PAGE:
Leadership without power - PowerPoint PPT Presentation

Leadership without power
1 / 21

  • Uploaded on
  • Presentation posted in: General

Leadership without power. What is curriculum for excellence?. Curriculum for excellence will raise standards and help improve achievements for 3-18 year olds. This means improving learning and teaching for our children, however, wherever and whatever they learn.

I am the owner, or an agent authorized to act on behalf of the owner, of the copyrighted work described.

Download Presentation

Leadership without power

An Image/Link below is provided (as is) to download presentation

Download Policy: Content on the Website is provided to you AS IS for your information and personal use and may not be sold / licensed / shared on other websites without getting consent from its author.While downloading, if for some reason you are not able to download a presentation, the publisher may have deleted the file from their server.

- - - - - - - - - - - - - - - - - - - - - - - - - - E N D - - - - - - - - - - - - - - - - - - - - - - - - - -

Presentation Transcript

Leadership without power

Leadership without power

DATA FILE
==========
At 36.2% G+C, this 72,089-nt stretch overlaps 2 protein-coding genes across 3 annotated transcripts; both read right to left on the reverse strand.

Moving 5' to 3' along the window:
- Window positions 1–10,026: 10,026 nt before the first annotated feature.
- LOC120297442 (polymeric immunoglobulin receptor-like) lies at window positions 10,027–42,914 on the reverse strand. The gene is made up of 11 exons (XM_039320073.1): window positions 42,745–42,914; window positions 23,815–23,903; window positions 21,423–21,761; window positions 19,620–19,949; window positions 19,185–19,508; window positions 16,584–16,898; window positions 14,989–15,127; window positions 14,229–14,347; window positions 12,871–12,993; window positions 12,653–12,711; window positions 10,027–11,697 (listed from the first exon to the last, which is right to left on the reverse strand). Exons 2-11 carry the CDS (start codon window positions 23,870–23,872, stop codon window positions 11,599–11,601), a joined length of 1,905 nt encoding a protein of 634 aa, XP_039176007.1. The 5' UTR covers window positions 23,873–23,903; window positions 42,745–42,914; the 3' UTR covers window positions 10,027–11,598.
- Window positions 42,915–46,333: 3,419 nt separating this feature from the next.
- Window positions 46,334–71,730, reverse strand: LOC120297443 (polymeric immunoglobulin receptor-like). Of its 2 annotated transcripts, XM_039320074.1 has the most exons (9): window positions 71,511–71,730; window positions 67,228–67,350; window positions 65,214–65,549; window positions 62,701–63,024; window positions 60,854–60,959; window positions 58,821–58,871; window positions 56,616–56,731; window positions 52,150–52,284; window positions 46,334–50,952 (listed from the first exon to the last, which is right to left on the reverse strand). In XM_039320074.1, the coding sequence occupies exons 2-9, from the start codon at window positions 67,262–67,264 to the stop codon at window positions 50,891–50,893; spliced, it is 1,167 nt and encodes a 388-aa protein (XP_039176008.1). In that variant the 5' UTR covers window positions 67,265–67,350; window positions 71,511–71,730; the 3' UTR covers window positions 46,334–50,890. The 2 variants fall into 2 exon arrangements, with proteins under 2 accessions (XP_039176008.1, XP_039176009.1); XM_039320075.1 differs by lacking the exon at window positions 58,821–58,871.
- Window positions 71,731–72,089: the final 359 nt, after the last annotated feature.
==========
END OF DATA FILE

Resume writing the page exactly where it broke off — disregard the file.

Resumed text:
What is curriculum for excellence

What is curriculum for excellence?

  • Curriculum for excellence will raise standards and help improve achievements for 3-18 year olds. This means improving learning and teaching for our children, however, wherever and whatever they learn.

  • The aim of curriculum for excellence is to bring learning to life and life to learning by raising standards, broadening knowledge and developing skills.

The three pillars

The three pillars


It’s raising standards of education to meet the increasing challenges of a changing world – preparing our young people for the unknown. Higher standards will be expected than at present to equip our children for the increasing complexity of the world. Standards will be monitored by schools, centres, HMIE and Local Authorities.